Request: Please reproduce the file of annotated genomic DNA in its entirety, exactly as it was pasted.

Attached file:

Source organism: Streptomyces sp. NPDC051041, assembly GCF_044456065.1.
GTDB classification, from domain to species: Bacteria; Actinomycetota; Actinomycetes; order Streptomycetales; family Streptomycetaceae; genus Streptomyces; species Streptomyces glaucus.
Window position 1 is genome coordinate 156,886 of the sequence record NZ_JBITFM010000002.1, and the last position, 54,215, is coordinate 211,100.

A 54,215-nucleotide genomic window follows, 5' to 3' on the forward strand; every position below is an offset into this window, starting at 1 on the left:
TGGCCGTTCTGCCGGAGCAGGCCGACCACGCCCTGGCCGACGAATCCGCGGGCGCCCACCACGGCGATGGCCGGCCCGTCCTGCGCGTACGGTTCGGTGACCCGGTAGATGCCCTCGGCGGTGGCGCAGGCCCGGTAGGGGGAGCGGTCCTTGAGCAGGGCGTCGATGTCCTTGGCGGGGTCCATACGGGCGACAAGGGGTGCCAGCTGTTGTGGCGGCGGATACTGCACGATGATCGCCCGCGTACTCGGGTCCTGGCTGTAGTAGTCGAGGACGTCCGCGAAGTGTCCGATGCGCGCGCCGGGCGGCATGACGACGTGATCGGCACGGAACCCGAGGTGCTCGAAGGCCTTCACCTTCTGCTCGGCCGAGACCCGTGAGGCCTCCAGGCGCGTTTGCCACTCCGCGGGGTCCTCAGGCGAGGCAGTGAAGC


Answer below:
Source organism: Streptomyces sp. NPDC051041, assembly GCF_044456065.1.
GTDB classification, from domain to species: Bacteria; Actinomycetota; Actinomycetes; order Streptomycetales; family Streptomycetaceae; genus Streptomyces; species Streptomyces glaucus.
Window position 1 is genome coordinate 156,886 of the sequence record NZ_JBITFM010000002.1, and the last position, 54,215, is coordinate 211,100.

A 54,215-nucleotide genomic window follows, 5' to 3' on the forward strand; every position below is an offset into this window, starting at 1 on the left:
TGGCCGTTCTGCCGGAGCAGGCCGACCACGCCCTGGCCGACGAATCCGCGGGCGCCCACCACGGCGATGGCCGGCCCGTCCTGCGCGTACGGTTCGGTGACCCGGTAGATGCCCTCGGCGGTGGCGCAGGCCCGGTAGGGGGAGCGGTCCTTGAGCAGGGCGTCGATGTCCTTGGCGGGGTCCATACGGGCGACAAGGGGTGCCAGCTGTTGTGGCGGCGGATACTGCACGATGATCGCCCGCGTACTCGGGTCCTGGCTGTAGTAGTCGAGGACGTCCGCGAAGTGTCCGATGCGCGCGCCGGGCGGCATGACGACGTGATCGGCACGGAACCCGAGGTGCTCGAAGGCCTTCACCTTCTGCTCGGCCGAGACCCGTGAGGCCTCCAGGCGCGTTTGCCACTCCGCGGGGTCCTCAGGCGAGGCAGTGAAGC